"It has been almost two weeks to the day that Ms. Kane requested that I take this case, and I find it odd that in all of this time she has never mentioned this so-called conflict of interest," he said.
"It is apparent that Ms. Kane doesn't really believe I have a conflict, or she wouldn't have repeatedly suggested I take over this case."
The letter to Williams was Kane's first communication to him since April 9, when Williams took her up on her offer - made that day - that his prosecutors review the case. Kane had secretly shut down the investigation, which caught five Philadelphia Democrats on tape taking money or gifts. Kane brought no criminal charges and said the case was "not prosecutable."
In a rare quarrel between top Pennsylvania Democrats, Williams has emerged as one of Kane's toughest critics since The Inquirer broke the news of her decision to end the investigation.
A source close to the attorney general said the letter says a possible conflict could arise from the fact that at least two of the five Philadelphia Democrats ensnared in the sting were campaign supporters of Williams.
They are State Reps. Ronald G. Waters and Vanessa Lowery Brown, who sources say were among those captured on tape accepting money from the sting's undercover operative, Tyron B. Ali. Both endorsed Williams when he ran for district attorney in 2009.
The source said the office "would love to turn over the case," but wants Williams to be aware of the possible conflict before accepting the case. Kane would let Williams decide whether there is a conflict, the source said. The letter to Williams was signed by a top Kane aide, Lawrence Cherba.
In a statement, Williams dismissed Kane's suggestion of any conflict.
"The fact that political figures endorse a prosecutor for office should not grant them immunity from prosecution," he said. "These same representatives endorsed Ms. Kane for office, but that did not excuse her from her duty to investigate and prosecute them under the law."
The delay in turning over the case file is another tense twist in a case that has galvanized and divided the state's political and legal circles.
The sting was launched in 2010, when Republican Tom Corbett, now governor, was attorney general. After Kane, a Democrat, took office last January, she shut it down.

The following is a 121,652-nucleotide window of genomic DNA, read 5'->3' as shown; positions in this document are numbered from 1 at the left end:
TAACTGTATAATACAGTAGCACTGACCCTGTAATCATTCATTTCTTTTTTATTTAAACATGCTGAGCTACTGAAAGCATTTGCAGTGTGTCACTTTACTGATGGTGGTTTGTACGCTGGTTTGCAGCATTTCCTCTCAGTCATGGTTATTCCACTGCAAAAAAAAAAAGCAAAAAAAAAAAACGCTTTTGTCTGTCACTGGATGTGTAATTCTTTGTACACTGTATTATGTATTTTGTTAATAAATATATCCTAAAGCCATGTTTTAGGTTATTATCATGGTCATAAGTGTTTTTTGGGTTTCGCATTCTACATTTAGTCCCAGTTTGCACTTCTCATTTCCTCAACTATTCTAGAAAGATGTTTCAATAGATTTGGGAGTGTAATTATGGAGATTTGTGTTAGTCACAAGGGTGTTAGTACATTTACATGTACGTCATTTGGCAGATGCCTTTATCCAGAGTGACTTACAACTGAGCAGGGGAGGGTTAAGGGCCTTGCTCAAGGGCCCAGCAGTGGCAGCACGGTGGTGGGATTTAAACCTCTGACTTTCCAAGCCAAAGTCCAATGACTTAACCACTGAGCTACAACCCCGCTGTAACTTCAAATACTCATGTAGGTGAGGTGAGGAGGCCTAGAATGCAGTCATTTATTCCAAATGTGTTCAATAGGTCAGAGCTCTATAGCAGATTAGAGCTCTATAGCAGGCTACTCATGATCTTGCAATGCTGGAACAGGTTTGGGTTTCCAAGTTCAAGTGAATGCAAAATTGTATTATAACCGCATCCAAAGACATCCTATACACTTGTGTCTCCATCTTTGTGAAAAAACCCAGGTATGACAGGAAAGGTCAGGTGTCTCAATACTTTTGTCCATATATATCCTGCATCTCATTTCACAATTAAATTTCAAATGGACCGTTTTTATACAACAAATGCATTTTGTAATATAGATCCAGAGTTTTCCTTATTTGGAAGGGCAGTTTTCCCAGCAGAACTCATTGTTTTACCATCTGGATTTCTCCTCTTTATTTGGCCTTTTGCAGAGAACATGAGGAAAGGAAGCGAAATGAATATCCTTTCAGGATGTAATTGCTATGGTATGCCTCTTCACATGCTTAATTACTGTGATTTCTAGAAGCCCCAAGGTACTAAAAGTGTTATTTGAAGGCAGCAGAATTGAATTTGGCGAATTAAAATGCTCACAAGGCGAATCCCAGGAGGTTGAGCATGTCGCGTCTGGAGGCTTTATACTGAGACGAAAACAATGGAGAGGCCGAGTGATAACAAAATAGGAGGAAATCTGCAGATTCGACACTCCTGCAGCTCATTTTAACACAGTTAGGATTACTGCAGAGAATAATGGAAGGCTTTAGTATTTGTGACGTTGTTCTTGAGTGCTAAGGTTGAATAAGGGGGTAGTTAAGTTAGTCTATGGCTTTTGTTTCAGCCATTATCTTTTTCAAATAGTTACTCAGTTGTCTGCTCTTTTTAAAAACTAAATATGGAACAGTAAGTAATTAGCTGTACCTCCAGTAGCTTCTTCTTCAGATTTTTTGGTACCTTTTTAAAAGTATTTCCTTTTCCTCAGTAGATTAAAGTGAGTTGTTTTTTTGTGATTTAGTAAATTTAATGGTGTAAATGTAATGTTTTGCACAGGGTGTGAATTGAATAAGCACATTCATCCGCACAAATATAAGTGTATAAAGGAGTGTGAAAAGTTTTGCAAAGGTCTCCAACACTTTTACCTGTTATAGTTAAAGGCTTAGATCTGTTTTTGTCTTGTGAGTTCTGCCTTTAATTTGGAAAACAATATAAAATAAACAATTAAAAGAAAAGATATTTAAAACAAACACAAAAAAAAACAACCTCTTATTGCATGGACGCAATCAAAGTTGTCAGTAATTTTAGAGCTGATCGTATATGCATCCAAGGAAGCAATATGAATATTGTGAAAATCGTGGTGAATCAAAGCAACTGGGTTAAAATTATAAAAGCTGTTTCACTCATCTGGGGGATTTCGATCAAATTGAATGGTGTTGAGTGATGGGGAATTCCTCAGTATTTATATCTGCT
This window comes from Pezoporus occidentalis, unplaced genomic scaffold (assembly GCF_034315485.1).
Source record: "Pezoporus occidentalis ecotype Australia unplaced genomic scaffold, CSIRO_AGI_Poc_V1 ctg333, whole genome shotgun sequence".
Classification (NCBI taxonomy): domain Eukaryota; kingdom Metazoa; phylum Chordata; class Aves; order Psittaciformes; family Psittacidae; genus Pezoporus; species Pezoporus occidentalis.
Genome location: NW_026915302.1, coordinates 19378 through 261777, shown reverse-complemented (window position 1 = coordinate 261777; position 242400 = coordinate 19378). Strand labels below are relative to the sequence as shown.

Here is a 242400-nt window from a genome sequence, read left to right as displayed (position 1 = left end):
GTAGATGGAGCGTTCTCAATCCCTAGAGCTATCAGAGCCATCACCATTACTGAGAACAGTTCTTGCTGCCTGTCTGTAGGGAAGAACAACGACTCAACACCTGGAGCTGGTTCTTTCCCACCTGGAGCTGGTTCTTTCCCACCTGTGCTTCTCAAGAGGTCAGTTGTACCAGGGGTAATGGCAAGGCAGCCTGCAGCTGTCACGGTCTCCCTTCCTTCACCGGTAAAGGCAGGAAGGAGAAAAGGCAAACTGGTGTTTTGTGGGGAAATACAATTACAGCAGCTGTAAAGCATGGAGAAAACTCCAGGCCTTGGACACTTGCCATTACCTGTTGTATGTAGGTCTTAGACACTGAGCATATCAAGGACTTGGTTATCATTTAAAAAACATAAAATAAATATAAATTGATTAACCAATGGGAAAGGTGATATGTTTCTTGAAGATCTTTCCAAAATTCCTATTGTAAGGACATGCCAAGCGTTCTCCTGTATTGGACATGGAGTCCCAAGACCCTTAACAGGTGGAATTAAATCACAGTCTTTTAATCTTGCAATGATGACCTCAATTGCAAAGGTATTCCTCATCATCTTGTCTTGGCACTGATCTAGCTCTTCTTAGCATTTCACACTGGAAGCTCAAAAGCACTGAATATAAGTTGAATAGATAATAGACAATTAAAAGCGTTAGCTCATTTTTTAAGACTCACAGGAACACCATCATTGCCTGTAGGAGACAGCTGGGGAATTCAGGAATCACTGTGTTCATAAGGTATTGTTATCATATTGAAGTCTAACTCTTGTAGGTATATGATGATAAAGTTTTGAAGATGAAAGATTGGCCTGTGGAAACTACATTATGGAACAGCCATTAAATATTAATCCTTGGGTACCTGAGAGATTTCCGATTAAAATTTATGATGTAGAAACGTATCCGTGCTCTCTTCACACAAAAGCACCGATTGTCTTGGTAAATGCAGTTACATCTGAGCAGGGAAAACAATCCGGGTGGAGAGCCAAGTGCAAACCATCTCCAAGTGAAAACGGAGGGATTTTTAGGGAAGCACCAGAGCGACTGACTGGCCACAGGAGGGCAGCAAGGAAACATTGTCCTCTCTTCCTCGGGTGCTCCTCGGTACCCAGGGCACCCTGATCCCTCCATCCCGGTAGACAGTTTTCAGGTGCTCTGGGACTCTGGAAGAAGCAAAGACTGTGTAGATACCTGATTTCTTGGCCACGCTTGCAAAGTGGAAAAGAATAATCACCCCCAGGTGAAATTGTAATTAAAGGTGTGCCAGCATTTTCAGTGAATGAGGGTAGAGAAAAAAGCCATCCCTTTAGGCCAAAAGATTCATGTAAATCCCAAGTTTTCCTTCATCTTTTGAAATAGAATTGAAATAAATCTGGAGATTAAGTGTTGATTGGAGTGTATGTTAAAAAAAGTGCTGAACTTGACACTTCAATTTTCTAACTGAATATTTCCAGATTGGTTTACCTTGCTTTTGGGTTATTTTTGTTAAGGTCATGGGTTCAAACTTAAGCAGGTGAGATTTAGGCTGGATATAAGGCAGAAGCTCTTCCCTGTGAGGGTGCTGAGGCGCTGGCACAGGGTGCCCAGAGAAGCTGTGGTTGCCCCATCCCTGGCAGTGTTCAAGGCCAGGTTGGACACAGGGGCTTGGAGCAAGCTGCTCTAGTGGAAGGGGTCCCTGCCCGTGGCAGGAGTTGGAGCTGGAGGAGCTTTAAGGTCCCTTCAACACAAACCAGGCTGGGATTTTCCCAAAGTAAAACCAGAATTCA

Kane has said she shuttered the case because she believed it was poorly managed and possibly tainted by racial targeting. All five officials captured on tape are black.
The prosecutors and the investigator who launched the sting - and who now work for Williams - have said it was a solid investigation that had ensnared elected officials and had the potential to garner more targets. They have denied any racial targeting.
There was an element of turnabout in Kane's saying that Williams might face a conflict.
The sting's lead prosecutor, Frank G. Fina, sought to remove the case from Kane's control shortly before she took office, saying he believed she faced a conflict and should not be making decisions in the case. Kane said she faced no conflict.
Fina said a conflict was posed by the fact that two Kane campaign supporters, including Philadelphia Common Pleas Court Judge Daniel D. McCaffery, had had dealings with Ali.
Before he became a confidential informant in the sting investigation, Ali arranged, through straw donors, to give $10,000 to McCaffery's campaign in 2009, according to people close to Kane, Fina, and Ali.
At the time, McCaffery was seeking the Democratic nomination for Philadelphia district attorney, a race he lost to Williams.
Ali also alleged, in newly unsealed court documents, that he gave McCaffery's campaign $8,000 in cash. Ali's lawyer, Robert J. Levant, contended that Ali secretly taped a conversation in which a top McCaffery campaign aide discussed this cash donation.
People close to McCaffery's 2009 campaign have denied ever receiving cash from Ali.
Numerous sources familiar with Ali's activities told The Inquirer that Levant's account was mistaken. Ali never made such a tape and there is no evidence beyond Ali's account to back up his story of the cash, the sources agreed. Levant has declined to comment.
Undisputed is that McCaffery's campaign reported the illegal donations to the Attorney General's Office and cooperated with law enforcement looking into the matter. No charges were brought in connection with the straw donations.
After she was elected, Kane tapped McCaffery to be the master of ceremonies at her inaugural. In addition, a former campaign lieutenant for McCaffery later served as a top campaign aide for Kane.
Fina viewed these connections as a conflict for Kane, and shortly after she was elected, he delivered the case file to federal prosecutors in Philadelphia. The U.S. Attorney's Office did not pursue the case. The Inquirer has reported that federal prosecutors had only started looking into the sting's case file when Kane's staff asked them not to proceed so her office could evaluate the case.